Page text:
Will Too Many Tesla Buyers Make the Switch?

Steph Willems
by Steph Willems

In a recent earnings report that, unlike Nissan’s, actually pleased investors, Tesla claimed its new Model Y crossover would see its first U.S. deliveries in March of this year. Great news for antsy reservation holders, but some worry the appearance of America’s Favourite Bodystyle will have a harmful impact on the automaker’s current best-seller, the Model 3.

Bernstein analyst Toni Sacconaghi wrote in a note to investors Tuesday that the Model Y could end up cannibalizing Model 3 sales, which is hardly a far-fetched proposition.

Many Tesla intenders will look at what they have to spend, size up their needs, and choose the Model Y over the Model 3, as shelling out nearly double the cash for a Model X surely isn’t in the cards. The question is, just how many will make the switch?

Sacconaghi writes that “any softness in Model 3 sales or orders domestically or in Europe could ultimately spook investors near-to-medium term,” thus sending the company’s stock onto the downhill leg of a recently lofty journey.

While the Model Y boasts more interior volume than its sedan counterpart, Sacconaghi said “a striking physical similarity” exists between the two, blurring the usually well-defined boundary between models.

New Street Research analyst Pierre Ferragu agrees, stating in a research note that, “Currently, 20% of Model 3 trade-ins in the U.S. are SUVs. We expect the launch of Model Y to cannibalize Model 3 sales by that order of magnitude.”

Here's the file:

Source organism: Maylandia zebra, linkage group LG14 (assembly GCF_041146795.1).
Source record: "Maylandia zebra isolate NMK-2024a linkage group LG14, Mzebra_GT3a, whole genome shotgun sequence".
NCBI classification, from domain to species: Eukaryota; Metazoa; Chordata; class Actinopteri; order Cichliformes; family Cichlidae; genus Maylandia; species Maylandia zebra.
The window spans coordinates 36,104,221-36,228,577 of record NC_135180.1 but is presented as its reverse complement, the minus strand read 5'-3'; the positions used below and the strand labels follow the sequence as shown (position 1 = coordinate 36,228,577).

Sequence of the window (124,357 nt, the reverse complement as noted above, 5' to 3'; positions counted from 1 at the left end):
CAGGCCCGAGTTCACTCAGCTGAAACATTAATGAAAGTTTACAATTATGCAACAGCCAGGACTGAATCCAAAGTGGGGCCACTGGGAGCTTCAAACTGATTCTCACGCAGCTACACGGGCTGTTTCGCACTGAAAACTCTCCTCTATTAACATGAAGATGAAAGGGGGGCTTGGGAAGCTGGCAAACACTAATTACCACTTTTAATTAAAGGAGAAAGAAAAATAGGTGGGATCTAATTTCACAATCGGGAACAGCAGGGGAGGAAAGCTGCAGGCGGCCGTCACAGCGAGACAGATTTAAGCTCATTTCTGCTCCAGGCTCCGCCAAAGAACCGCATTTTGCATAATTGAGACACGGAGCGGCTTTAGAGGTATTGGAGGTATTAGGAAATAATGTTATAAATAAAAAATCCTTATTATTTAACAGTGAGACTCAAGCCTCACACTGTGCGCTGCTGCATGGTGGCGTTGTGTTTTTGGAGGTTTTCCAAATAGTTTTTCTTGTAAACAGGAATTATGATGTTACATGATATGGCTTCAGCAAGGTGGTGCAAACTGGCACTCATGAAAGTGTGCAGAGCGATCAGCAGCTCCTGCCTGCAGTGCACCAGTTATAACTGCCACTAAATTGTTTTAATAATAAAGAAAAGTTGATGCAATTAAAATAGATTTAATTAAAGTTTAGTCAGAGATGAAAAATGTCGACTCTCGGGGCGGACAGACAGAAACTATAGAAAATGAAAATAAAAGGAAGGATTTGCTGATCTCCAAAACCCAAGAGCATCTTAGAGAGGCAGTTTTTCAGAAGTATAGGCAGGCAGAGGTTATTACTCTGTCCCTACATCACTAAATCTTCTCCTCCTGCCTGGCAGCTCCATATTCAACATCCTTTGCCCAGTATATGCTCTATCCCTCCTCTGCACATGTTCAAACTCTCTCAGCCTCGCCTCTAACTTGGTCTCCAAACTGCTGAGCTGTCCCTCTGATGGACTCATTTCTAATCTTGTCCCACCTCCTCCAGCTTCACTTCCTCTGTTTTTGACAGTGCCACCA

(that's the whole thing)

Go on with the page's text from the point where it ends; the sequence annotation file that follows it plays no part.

All that said, China could step in to solve the problem before it even materializes.

“The ramp on the domestically manufactured Model 3 in China over the course of 2020 could ultimately neutralize the impact on the global Model 3 volumes,” Sacconaghi wrote.

Tesla recently idled its new Shanghai assembly plant to combat the spread of novel coronavirus, just a month after making the first deliveries of a domestically produced Model 3. The automaker anticipated a delay in deliveries stemming from the shutdown. As of Monday, however, the facility is back up and running.

[Sources: Barron’s, Markets Insider] [Image: Tesla]

Steph Willems
Steph Willems

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3 of 14 comments
  • Cprescott Cprescott on Feb 13, 2020

    The thing they call "Y" should be called "Model Egg" - because that is egg-zackly what it looks like. If that qualifies for a CUV or SUV then my real name is Edna.

  • SCE to AUX SCE to AUX on Feb 13, 2020

    One reason TSLA recently shot up is because of the production of the Model Y, not in spite of it. This shouldn't be news to anyone, especially investors. Tesla has long predicted that the Model Y would be its best seller, on the heels of its current best seller. Leave it to TTAC to paint this as ominous news, in which a car company delivers another product people want to buy.

    • Hummer Hummer on Feb 13, 2020

      I feel like you could lift the Model 3 by 2 inches, put slightly meatier tires to fill in the wheel well void and change the badge and no one would ever know it wasn’t a Y

  • Bd2 Probably too late to do anything about it for the launch, but Kia should plan on doing an extensive refresh of the front fascia (the earlier, the better) as the design looks really ungainly.
  • Namesakeone Since I include SUVs and minivans as trucks, I really cannot think of a brand that is truly truckless. MG maybe?
  • Sobhuza Trooper Subaru, they were almost there with the BRAT. --On a lighter note, where the hell is my Cooper Works Mini truck?
  • Mike Evs do suck, though. I mean, they really do.
  • Steve Biro I don’t care what brand but it needs to be a compact two-door with an ICE, traditional parallel hybrid or both. A manual transmission option would be nice but I don’t expect it - especially with a hybrid. Don’t show me an EV.